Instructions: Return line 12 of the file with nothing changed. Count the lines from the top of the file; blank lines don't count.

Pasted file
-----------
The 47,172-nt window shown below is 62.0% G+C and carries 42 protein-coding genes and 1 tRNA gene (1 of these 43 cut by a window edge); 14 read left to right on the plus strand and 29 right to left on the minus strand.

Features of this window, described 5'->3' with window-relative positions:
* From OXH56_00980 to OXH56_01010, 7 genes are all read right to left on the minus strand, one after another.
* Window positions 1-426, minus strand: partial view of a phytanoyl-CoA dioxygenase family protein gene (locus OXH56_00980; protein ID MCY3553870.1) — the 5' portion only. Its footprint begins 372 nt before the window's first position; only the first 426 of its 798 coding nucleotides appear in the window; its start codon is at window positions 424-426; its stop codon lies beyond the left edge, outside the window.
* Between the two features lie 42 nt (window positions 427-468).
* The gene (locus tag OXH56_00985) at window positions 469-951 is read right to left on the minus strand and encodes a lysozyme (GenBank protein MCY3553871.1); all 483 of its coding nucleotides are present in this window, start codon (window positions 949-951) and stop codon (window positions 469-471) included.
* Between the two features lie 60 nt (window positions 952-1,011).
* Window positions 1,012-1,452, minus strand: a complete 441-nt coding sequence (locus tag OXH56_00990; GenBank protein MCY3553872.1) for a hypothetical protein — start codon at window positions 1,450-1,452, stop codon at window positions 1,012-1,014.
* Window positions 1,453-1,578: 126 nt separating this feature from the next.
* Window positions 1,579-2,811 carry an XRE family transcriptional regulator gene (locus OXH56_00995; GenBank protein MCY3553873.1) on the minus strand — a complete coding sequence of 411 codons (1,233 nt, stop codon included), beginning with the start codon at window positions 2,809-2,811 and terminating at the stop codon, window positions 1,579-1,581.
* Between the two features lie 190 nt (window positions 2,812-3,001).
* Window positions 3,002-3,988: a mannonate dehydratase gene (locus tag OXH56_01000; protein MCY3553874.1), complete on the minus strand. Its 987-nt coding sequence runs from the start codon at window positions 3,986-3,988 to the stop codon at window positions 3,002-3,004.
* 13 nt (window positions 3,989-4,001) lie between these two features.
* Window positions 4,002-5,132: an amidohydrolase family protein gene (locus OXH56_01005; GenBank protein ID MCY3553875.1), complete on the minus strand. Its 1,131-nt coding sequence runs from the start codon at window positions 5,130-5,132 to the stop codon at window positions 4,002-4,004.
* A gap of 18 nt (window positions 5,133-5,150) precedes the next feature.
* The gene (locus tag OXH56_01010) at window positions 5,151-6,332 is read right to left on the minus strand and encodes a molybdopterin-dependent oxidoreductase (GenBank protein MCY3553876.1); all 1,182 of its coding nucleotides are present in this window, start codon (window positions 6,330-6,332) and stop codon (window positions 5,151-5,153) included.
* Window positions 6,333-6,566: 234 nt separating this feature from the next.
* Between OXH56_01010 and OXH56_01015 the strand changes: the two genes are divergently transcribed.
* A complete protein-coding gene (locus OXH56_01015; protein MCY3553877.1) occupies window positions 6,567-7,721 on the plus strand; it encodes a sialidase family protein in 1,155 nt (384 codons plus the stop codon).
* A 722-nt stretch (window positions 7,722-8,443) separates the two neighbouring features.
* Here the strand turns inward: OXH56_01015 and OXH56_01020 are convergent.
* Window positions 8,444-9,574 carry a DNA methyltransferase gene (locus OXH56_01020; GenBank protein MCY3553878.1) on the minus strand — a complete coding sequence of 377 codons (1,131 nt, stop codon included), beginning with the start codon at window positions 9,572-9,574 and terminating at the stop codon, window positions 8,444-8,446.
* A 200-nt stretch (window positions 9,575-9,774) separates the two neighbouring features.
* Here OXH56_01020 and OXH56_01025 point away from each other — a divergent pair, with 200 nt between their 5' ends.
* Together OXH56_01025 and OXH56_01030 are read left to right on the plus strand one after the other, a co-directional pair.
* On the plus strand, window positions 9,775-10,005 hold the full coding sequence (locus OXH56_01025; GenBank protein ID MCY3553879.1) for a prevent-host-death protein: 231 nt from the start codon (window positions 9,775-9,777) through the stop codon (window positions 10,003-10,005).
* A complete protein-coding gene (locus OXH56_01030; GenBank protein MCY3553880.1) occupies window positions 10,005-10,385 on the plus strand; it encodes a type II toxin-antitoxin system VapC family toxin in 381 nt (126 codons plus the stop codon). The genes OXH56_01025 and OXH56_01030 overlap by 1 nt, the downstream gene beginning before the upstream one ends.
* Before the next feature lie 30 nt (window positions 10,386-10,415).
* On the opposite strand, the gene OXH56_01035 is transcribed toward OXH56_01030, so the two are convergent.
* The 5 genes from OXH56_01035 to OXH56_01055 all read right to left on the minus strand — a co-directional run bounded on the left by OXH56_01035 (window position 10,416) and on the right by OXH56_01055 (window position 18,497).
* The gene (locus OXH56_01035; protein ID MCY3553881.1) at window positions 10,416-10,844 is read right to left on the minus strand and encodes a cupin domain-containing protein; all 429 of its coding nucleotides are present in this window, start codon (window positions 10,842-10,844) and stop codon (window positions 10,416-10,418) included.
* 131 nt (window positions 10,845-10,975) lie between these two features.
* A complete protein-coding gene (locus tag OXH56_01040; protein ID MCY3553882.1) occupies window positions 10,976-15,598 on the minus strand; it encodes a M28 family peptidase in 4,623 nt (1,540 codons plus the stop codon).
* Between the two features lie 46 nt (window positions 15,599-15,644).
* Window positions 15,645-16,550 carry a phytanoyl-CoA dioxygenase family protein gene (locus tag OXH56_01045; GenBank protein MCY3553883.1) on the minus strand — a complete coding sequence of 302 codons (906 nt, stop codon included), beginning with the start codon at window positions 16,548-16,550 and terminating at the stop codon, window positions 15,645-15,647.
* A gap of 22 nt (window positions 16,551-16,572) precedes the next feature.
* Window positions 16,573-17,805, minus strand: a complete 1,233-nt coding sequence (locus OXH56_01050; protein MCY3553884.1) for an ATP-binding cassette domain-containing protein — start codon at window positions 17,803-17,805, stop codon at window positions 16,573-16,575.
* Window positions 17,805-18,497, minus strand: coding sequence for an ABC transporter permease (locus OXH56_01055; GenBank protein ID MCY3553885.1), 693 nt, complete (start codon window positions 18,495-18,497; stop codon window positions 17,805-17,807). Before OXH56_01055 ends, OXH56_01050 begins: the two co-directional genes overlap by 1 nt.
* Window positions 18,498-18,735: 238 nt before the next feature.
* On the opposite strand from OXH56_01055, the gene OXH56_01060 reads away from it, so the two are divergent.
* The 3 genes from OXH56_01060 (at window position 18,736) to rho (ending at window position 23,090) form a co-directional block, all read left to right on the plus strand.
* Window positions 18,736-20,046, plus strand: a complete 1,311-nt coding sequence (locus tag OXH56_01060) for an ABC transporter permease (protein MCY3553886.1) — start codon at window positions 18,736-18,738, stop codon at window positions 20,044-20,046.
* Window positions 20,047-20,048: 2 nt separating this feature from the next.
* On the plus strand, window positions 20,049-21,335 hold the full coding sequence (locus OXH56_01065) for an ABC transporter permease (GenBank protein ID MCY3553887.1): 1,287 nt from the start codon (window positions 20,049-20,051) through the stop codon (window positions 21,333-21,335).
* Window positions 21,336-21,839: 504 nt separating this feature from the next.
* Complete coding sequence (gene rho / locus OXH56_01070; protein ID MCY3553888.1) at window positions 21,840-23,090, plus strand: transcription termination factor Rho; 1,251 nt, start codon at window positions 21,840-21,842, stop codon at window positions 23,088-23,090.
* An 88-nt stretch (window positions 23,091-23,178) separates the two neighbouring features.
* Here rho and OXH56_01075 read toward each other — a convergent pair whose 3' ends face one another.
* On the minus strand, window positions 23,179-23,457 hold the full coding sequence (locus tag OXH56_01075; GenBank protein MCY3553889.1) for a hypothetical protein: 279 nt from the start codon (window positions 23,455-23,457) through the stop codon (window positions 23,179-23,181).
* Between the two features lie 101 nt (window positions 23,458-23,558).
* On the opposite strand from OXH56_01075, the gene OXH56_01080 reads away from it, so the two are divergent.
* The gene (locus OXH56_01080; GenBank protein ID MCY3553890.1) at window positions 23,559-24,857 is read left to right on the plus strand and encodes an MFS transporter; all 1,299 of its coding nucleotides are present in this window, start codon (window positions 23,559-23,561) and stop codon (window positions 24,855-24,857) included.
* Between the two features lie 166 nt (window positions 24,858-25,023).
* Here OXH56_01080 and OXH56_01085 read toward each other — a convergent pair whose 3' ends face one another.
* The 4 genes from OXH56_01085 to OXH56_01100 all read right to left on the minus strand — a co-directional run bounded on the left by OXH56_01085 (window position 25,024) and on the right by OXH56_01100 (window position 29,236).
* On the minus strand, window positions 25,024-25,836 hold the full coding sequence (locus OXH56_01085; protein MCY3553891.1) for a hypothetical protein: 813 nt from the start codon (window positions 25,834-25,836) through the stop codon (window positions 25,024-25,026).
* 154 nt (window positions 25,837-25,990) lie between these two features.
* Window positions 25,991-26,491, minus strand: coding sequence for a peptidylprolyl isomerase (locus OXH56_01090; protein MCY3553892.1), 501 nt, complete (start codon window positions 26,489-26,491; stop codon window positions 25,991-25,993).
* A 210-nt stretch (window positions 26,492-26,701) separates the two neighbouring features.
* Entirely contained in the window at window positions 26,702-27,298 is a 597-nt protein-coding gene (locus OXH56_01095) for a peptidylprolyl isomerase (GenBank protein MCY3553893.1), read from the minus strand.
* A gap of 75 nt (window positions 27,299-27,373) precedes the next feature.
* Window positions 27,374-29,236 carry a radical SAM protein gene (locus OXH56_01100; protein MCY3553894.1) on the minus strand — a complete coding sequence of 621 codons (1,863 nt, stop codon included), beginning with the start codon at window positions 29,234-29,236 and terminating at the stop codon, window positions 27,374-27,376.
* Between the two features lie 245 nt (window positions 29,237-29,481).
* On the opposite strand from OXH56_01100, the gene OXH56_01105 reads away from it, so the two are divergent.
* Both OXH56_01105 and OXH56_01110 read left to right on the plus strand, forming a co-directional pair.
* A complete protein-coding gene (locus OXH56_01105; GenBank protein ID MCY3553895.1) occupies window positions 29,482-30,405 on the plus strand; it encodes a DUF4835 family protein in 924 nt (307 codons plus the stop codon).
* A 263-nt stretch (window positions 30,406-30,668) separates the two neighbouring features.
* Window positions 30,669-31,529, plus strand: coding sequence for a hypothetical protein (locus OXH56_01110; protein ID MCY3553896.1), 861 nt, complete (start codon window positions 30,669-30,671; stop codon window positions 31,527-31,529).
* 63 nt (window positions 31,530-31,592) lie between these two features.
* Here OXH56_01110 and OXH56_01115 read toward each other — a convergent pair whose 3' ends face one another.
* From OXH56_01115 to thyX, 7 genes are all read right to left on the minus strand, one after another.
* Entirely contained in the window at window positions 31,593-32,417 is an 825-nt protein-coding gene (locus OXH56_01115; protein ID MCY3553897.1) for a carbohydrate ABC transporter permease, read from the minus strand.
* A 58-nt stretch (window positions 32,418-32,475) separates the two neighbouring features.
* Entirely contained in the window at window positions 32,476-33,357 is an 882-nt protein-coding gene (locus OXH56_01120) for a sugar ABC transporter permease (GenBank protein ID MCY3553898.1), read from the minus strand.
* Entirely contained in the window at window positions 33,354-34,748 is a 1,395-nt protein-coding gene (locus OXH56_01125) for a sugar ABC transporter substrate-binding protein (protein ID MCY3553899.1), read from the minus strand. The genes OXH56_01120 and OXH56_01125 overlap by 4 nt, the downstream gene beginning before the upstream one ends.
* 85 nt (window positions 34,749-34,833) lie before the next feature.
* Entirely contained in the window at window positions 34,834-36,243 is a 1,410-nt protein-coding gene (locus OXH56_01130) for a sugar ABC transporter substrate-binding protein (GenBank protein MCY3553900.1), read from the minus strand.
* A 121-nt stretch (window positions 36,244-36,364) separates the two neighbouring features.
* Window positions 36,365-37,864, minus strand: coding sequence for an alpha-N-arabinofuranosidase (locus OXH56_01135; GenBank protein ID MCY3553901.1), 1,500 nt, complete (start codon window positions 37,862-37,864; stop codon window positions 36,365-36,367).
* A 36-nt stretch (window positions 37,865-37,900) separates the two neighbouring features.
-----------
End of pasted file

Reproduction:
* Window positions 3,002-3,988: a mannonate dehydratase gene (locus tag OXH56_01000; protein MCY3553874.1), complete on the minus strand. Its 987-nt coding sequence runs from the start codon at window positions 3,986-3,988 to the stop codon at window positions 3,002-3,004.